Guest Post: The Black Holocaust Never Stopped

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I don’t do many guest posts. Today is an exception. In the wake of Ferguson and the vitriol at the looting but not at the killing that precipitated it, I want you to hear my friend Warren Stewart’s voice. I want you to hear how it feels to be Black in American right now. Today.  Warren is not a reactionary. He is a kind hearted, conservatively educated, middle-class, married guy of good will struggling to raise his kids. He is a Christian, a pastor, and the son of one of Arizona’s most highly respected and moderate African-American clergy. If Warren does not feel there is a place for him in our culture, we are really in a tough spot. Please read this with an open heart and then take the risk of letting it start conversations…

 

Why do black people have to explain why racism still exists in America? You tell us. We didn’t create it. It must be amazing to be a part of the majority and privileged demographic in America. To never have to be concerned with racism, prejudice, profiling, lynching, slavery, etc. is a privilege.

I am told that it shouldn’t be called “racism” because we are all a part of the human race. Yet American history tells us Black people (slaves) were not even seen as human, only three-fifths so, in the 1788 American congressional documents.  When you are not viewed as fully human what other word is there other than “racism”? And yet I and many of your Black friends hesitate to comment on issues of race because we don’t want to offend our White friends.

Racism in America has never gone away. People of color have been written out of our history books – this is where racism begins: It is taught. Children are never taught our positive influence on history. And if children are taught, even Black children, to forget about Black history no wonder people of color don’t seem to matter in our present day.

Blacks have not arrived because we have the King holiday. We did not arrive because of the election of President Barack Obama. Those are not America’s apology for slavery. They are not our 40 acres and a mule. Having an African-American President has only opened the curtain to reveal that America still has stage 4 racism cancer.

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From Joseph Boston’s fb page.

The Black Holocaust has never ended. Jews had their horrific holocaust at the hands of Hitler and it was over. Our holocaust has never ended. Black people are still marked for sifting, extinction, and death. We have been trained to kill each other. We are targeted by the police. We have never had relief from prejudice and racism. We still feel the injustices of Emmit Till, Medgar Evers, Dr. Martin Luther King, Jr., Rodney King, Trayvon Martin, Eric Garner, and Mike Brown every time another Black life is taken. If a White boy was gun downed by Black police officers they would be in jail now.

Our holocaust has never ended. Slavery has merely taken on a new form through the prison system (free labor). Our economic bondage is maintained by tying school funding to property values and then filling our neighborhoods with government approved predatory lenders. The Black eugenics plan (abortion) has killed more black lives than slavery. HIV/AIDS has killed more Black people then any other demographic. Africa, one of our world’s richest continents, has some of the poorest living conditions in the world. And in America the police act as the new KKK executing young Black men on the street and leave them there for 4 hours as they did when they hung us from trees in the South.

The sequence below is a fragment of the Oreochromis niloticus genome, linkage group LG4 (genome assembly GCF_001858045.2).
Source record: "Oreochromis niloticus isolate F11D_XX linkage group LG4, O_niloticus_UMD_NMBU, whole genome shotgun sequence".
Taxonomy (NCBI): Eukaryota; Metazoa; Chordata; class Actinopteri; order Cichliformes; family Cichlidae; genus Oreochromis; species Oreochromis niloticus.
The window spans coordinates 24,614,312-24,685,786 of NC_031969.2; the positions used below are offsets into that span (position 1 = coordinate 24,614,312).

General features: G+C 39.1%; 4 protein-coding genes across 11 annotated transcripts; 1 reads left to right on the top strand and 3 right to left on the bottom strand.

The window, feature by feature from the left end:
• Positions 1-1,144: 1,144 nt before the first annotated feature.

I am outraged. I am outraged because I still experience racism and others act as if it does not exist. I’m frustrated with my own people because we allow ourselves to be influenced by the demonic messages of hip-hop. I am upset because the media portrays us as less than (3/5) human whenever possible and demonize us as thugs. Mostly I am tired of having to explain that racism still exists. Here is my question, Do you value people of color as fully human other than entertaining you on a stage, field, or court?

I have wonderful White brothers and sisters in the faith and I am thankful for them. They understand and are genuinely concerned about what we go through. It is only through the gospel that has brought down every dividing wall that separated us that we can be unified in Christ in our diversity (Ephesians 2:11-18). But diversity and unity has to move from a conversation to integration in a masterful mosaic for the Messiah to be glorified.

One day every eye will see Christ’s body united. One day we will stand before God and there will be neither male nor female, slave nor free, Jew nor Greek. We will all be one in Him. (Galatians 3:28; Revelation 7:9).

But that day has not yet come.

#ClassIsInSession #Racism #Ferguson #MikeBrown

 
*Originally posted on Warren’s blog: http://warrenhstewartjr.wordpress.com
 
Note from Matt: Reconciliation is hard work. It doesn’t happen between groups…or when we label “ those people on tv.” It happens one life at a time. You can be a reconciling presence or a dividing one. Each of us chooses every day. Again, I encourage you to take a risk and let Warren’s piece start some conversations.
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The Polarization of America: Whatever happened to Average Joe?